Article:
Do you have any hobbies, what’s a fair amount of time to be spent on them? Could that be paused for a few months? How can you each fit exercise and self-care in?

Ritchie says it’s about “making both feel comfortable and that they are understood”, while MacLynn stresses: “It’s important to allow each other and encourage each other to have some ‘me time’ and maintain your individual identity.

“But don’t compare yourselves to other couples – do what is right for your relationship and your family.”

3. Are we on the same page about finances?

Children come with additional costs and, particularly in today’s destabilised economic climate, it’s key to ensure you’re on the same page about how you’ll pay for things.

Money can be a leading cause of arguments between couples,” says Ritchie, “and when a newborn comes into the equation, emotions are running high. It [may] seem like it will spoil the whole euphoria by thinking about money, but it’s a really important thing to have discussions around. What will the monthly budget look like? How will that weigh in on income against expenditure now?”

If those conversations haven’t taken place before baby arrives, couples will end up having to be “reactive rather than proactive” when it does eventually come up, she explains. “And when they start discussing it, they may feel like their back is against the wall – and it can cause real issues.”

4. How will additional household chores be divided?

Even if you’ve lived together for some time, a baby introduces a whole load of new household tasks – from additional laundry and sterilising bottles (if using), to making extra food as they wean and tidying toys as they grow.

Rachel FitzD, parenting expert, ex midwife and speaker at The Baby Show (thebabyshow.co.uk), says that “at times of change and stress, we tend to fall back on relationship behaviours we have witnessed growing up” – and for many in heterosexual, heteronormative relationships, that means very traditional gender roles, where a mum takes on more chores than the dad.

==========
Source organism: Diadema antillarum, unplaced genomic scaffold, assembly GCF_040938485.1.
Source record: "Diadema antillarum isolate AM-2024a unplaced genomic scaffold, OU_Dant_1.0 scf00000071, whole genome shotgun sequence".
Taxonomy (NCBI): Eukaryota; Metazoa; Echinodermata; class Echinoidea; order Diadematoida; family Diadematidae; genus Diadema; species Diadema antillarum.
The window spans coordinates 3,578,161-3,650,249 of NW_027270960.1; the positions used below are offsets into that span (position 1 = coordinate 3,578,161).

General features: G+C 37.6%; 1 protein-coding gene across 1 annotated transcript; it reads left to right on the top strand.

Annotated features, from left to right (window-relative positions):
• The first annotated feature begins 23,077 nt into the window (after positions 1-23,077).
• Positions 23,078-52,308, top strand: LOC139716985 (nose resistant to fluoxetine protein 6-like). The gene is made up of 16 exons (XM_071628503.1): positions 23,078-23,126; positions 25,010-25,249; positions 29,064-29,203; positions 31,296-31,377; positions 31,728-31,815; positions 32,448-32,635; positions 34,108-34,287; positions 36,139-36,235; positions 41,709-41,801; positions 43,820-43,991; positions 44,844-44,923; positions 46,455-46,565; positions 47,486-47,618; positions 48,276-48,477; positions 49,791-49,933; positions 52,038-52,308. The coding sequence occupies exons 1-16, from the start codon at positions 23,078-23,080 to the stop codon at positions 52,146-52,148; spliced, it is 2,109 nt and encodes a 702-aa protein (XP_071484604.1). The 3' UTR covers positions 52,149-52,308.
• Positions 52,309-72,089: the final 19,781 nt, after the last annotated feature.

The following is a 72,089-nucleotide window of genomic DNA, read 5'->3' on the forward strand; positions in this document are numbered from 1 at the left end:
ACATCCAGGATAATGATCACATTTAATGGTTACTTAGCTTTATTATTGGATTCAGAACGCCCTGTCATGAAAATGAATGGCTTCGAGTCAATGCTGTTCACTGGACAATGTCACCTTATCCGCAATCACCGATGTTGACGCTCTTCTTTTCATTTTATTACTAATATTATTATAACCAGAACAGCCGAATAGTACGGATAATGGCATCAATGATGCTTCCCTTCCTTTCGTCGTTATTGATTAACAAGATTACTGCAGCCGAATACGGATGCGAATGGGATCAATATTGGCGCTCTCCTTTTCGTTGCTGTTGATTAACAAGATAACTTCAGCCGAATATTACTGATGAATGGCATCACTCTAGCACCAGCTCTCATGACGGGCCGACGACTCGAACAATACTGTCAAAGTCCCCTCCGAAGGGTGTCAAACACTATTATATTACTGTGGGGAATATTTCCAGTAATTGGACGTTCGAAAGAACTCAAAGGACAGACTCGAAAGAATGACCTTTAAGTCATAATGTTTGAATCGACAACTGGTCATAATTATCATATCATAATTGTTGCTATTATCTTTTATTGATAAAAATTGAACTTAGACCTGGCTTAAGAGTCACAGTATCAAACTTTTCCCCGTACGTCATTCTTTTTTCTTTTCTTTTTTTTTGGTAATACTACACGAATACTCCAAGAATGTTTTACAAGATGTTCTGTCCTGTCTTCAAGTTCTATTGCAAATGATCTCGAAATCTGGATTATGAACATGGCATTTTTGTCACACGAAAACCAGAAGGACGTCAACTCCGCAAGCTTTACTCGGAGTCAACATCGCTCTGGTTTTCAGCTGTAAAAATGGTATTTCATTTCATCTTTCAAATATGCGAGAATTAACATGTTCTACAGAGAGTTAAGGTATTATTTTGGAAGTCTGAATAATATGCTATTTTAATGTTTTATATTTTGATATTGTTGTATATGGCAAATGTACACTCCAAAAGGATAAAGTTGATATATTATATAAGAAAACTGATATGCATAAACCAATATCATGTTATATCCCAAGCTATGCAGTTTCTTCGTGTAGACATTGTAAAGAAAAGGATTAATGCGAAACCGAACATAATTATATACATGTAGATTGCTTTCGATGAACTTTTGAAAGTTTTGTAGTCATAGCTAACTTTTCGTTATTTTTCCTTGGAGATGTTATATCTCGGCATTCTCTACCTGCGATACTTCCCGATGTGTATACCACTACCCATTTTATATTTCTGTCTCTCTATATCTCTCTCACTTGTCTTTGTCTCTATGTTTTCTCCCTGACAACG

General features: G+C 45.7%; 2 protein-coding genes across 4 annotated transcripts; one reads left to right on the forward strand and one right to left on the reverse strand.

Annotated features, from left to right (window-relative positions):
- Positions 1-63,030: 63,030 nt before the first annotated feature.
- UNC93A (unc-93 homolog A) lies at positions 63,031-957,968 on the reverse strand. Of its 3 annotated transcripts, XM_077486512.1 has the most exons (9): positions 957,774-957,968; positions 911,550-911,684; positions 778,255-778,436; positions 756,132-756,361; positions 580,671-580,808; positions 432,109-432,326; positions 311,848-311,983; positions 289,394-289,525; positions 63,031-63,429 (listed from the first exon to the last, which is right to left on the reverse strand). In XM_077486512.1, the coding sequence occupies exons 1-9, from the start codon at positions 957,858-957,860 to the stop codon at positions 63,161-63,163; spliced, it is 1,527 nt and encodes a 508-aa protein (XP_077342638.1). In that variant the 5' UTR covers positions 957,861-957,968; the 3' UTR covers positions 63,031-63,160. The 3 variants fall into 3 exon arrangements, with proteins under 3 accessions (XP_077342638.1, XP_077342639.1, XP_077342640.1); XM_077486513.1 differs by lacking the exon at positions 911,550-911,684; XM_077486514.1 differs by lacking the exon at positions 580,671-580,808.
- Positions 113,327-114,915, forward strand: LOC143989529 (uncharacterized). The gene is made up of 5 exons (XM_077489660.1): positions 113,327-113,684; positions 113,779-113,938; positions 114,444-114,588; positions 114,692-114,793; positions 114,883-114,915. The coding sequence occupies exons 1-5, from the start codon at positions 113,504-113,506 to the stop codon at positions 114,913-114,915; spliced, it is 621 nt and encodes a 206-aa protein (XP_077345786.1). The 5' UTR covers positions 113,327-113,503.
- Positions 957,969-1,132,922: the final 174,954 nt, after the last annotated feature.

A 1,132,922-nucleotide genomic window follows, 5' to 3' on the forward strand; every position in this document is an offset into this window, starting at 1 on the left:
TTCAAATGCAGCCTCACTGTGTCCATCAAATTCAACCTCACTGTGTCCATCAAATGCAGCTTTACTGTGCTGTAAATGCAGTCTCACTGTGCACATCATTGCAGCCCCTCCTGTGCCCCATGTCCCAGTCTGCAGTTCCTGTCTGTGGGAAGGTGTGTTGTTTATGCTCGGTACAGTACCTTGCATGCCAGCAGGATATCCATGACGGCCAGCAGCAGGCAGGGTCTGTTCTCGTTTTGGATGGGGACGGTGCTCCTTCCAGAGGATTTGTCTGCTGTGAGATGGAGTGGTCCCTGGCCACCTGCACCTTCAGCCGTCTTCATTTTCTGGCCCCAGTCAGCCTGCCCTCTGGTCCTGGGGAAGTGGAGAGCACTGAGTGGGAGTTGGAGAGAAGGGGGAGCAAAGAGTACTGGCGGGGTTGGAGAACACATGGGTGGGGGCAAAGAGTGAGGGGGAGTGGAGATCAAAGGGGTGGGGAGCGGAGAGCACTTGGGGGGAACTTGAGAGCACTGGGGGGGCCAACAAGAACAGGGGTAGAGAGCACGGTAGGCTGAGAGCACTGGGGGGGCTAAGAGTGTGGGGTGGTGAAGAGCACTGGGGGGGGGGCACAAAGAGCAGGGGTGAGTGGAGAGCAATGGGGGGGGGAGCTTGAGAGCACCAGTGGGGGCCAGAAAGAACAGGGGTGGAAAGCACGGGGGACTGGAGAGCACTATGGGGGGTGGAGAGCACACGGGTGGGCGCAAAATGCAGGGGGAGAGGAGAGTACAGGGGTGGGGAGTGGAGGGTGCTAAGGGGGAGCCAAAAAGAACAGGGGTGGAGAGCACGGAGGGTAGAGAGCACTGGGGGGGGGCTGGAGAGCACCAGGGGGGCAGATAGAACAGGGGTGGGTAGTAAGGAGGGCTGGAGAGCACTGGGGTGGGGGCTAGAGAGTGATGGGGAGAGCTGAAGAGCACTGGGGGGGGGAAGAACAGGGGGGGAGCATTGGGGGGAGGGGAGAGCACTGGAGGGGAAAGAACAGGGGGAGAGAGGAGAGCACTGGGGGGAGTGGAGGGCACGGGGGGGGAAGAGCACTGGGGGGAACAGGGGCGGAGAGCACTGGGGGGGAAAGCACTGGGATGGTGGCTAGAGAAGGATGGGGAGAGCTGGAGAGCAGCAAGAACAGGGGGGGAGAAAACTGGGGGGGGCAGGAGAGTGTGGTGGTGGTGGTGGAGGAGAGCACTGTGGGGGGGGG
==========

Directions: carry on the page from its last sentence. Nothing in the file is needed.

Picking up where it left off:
“If we want to create new behaviours then ideally we should talk and plan before the stress hits us. This is actually easy when a new baby is expected because you get nine months warning,” says FitzD.

“Agree a time to sit down and talk, and block out a couple of hours – this is too important to rush. Write down everything you can think of that needs doing, right down to emptying the bins.”

She advises each signing up to the parts you want to take on. “This is teamwork, you are aiming to make life with a young family easier, not score points,” she says. “You’ll [then] see those things neither of you particularly want to do and can spend some time negotiating and compromising, so each of you feels involved and heard and respected.

“Make sure to write up your agreement and then re-visit it every few months – babies change and needs within the household evolve.” But remember that, particularly at the start, it may make sense for one person to take on more household chores, if the other is doing more feeding, for example.

5. Can we both take on the emotional labour?

Parenthood comes with a lot new things to think about – from feeding decisions and nap schedules to all the additional planning and remembering for things like medical appointments, childcare arrangements, sorting clothes that are outgrown and researching the latest advice for development, sleep and nutrition.

“The burden of invisible labour is a big deal,” says MacLynn. “Often the mental load does tend to be dumped on the person who has not gone back to work immediately. That tends to form habits, behaviours and default roles, which continues even when both parents are back at work.

“It’s very easy to build resentment,” she says. “So it’s important both parents recognise when the load is not being shared equally. If there are open conversations about what stresses can be shared, however small, that can also help.”